News & Politics

You Look Just Like…

Meet Six Washingtonians Who Make People Do Double Takes.


This Reston Native Can Play the Part

AT LEAST ONCE A WEEK SOMEONE STOPS ME ON THE STREET and says, "You know, you look just like that actress Reese Witherspoon." It's gotten to be a joke among my friends and family.

Sometimes for fun I'll go to her movies dressed like whatever part she has and wear dark glasses, just to see people's reactions. People will whisper and point. In Election, she was kind of schoolgirly, so I did a little plaid skirt and a ponytail.

The funniest was last Halloween. My friend Catherine's boyfriend invited me to a party in Adams Morgan. I dressed in costume like everyone else, but Catherine's boyfriend, Erik, introduced me to everyone as "Reese."

The reactions were hysterical. Most people just smiled and shook my hand and asked what I was doing in the area. People were coming up to Catherine asking her how she knew me. I left early, and about an hour later I got a phone call from the host of the party saying I had missed the award. I asked, "Award for what?" and he replied, "Most convincing costume! We all believed you!" Catherine had blown my cover after I left.


Aspiring Actress and Dancer Has All the Moves

I WAS WORKING AT CAST OF THOUSANDS AS A BACKUP DANCER for the Ricky Martin impersonator. When he decided to go to Vegas, I wanted to continue working for Cast of Thousands. My boyfriend said, "You could be a Britney Spears impersonator." My body type is similar to hers. I don't look like her so much in the face. But with the wig and makeup . . . .

I got her albums and her videos. I studied her dance moves, that sassy dance style.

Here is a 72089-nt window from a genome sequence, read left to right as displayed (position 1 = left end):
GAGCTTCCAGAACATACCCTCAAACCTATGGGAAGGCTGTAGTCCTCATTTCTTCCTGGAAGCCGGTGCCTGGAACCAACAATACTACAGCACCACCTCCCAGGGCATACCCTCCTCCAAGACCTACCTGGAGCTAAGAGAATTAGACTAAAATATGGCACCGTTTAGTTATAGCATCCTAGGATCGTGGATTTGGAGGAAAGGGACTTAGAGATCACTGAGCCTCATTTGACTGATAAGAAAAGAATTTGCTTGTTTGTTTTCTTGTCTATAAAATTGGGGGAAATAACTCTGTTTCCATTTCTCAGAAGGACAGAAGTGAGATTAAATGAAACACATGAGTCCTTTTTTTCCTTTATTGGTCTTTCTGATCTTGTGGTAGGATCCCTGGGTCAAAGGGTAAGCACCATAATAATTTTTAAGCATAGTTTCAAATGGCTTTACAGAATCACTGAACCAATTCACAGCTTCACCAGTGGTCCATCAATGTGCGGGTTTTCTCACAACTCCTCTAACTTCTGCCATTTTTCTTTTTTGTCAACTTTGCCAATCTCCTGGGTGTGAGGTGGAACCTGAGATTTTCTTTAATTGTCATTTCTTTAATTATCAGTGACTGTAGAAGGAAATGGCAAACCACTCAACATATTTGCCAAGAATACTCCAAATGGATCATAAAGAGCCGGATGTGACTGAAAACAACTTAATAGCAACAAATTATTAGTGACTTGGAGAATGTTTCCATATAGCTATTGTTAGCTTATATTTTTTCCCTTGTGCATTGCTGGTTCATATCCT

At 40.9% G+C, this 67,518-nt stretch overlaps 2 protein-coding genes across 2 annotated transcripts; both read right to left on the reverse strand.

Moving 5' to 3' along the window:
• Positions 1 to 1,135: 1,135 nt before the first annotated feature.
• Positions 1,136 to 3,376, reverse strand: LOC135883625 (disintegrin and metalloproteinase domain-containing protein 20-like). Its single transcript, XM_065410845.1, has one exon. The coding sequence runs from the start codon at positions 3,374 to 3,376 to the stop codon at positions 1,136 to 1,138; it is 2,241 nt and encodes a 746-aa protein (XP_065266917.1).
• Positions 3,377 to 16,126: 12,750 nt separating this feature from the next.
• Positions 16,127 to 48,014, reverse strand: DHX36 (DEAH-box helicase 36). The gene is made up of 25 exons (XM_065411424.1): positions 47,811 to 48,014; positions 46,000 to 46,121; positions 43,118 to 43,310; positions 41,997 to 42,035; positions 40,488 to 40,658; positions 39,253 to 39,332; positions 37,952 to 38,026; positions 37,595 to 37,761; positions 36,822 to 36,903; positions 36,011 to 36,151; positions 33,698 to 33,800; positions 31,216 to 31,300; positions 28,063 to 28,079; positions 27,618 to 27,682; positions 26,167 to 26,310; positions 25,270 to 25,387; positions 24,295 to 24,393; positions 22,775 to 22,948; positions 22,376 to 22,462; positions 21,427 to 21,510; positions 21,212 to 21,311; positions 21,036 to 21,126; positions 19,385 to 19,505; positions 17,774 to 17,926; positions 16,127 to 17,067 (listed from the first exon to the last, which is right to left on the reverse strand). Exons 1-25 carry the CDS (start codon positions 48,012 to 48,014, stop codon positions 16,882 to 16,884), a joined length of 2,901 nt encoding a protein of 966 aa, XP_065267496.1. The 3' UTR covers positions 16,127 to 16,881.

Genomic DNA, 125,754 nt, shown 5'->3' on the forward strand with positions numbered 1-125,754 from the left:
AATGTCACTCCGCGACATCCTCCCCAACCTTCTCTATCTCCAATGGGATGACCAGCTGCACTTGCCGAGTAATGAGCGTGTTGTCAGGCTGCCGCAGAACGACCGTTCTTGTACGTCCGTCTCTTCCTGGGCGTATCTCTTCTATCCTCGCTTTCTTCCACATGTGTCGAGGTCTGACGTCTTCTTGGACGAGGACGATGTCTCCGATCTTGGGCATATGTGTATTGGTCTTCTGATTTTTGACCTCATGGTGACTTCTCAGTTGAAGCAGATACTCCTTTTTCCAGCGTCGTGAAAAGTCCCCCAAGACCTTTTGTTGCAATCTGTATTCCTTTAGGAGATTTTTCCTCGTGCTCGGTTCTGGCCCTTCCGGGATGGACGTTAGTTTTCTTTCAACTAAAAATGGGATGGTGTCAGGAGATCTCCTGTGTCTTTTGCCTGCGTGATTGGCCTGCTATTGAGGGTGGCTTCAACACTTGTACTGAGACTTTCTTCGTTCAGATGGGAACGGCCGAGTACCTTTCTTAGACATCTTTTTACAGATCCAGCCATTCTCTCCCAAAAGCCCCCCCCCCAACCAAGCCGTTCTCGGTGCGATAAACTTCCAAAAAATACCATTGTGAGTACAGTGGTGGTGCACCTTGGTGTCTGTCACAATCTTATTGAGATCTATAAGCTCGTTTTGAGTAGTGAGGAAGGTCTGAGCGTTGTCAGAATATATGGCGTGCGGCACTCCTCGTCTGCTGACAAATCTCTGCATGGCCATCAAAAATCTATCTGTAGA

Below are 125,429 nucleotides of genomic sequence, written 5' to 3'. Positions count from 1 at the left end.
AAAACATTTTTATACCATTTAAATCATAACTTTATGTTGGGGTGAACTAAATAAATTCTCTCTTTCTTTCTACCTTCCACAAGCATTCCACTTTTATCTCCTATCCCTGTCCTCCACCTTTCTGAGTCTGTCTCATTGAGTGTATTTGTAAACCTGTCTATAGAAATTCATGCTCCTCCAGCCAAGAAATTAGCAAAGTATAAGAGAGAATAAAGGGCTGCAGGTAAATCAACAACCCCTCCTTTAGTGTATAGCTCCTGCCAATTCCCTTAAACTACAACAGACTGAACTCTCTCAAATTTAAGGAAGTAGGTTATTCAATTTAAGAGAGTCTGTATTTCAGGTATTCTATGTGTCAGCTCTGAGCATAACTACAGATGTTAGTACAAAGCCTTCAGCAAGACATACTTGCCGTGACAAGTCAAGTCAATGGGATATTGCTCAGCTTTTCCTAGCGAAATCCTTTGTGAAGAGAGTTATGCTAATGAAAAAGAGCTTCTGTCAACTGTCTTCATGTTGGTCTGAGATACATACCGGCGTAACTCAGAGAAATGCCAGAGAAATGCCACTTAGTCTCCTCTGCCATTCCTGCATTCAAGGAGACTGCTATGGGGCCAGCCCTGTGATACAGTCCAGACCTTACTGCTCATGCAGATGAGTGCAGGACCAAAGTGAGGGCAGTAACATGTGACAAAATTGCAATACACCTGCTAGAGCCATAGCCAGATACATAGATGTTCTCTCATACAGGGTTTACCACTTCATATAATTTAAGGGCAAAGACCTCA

My mom and I made the "slave" outfit in the photo; we copied it from her video. I have really cute white shiny pants and a matching white top with rhinestone studs. Anything glittery, anything short that shows the belly.

I do a lot of bar and bat mitzvahs. A lot of birthday parties, graduation parties.

Usually I do three songs. I can sing, but generally I have her vocal track on a CD. If it's an older crowd, I'll do her covers–"The Beat Goes On" or "Satisfaction." For kids, I do her hits–". . . Baby One More Time," "I'm a Slave 4 U," "Oops! . . .I Did It Again." I pull the kids up, get them to join in, dance.It's a blast.

It's fun when I show up at a party and they think it's Britney. Adults tend to be the most gullible. They'll say, "Oh my God, I can't believe they got Britney for their daughter's bar mitzvah."

It's funny to see how people behave when they think you're someone famous. When they think you're famous, you get a lot of respect all of a sudden.


Foggy Bottom Resident Has a Great Fake

IT'S HAPPENED HUNDREDS OF TIMES–PEOPLE WILL TELL ME, "You look like someone familiar." It's usually Pat Riley or Kirk Douglas or the actor Armand Assante.

Once, on the Metro, I was sitting reading the New York Times. Pat Riley used to coach the New York Knicks. I heard this whispering–four teenagers going psst, psst. I had to tell them I was not Pat Riley. But then we did discuss basketball.

Pat came to town one time. He was at Channel 9. It was a studio audience, so I thought, "What the heck, I'm going to go." As I went in, a couple of people said, "Hi, Coach," then realized I wasn't the coach. When I got inside and met Pat Riley, he said I was his long-lost twin brother–minus eight inches in height.

I work at National Geographic. I'm active on the embassy circuit. I'm also on the local board of the United Nations Association and a member of the World Affairs Council. It's strange–I'll walk into a room and people will think I'm someone I'm not. Sometimes you have that kind of face.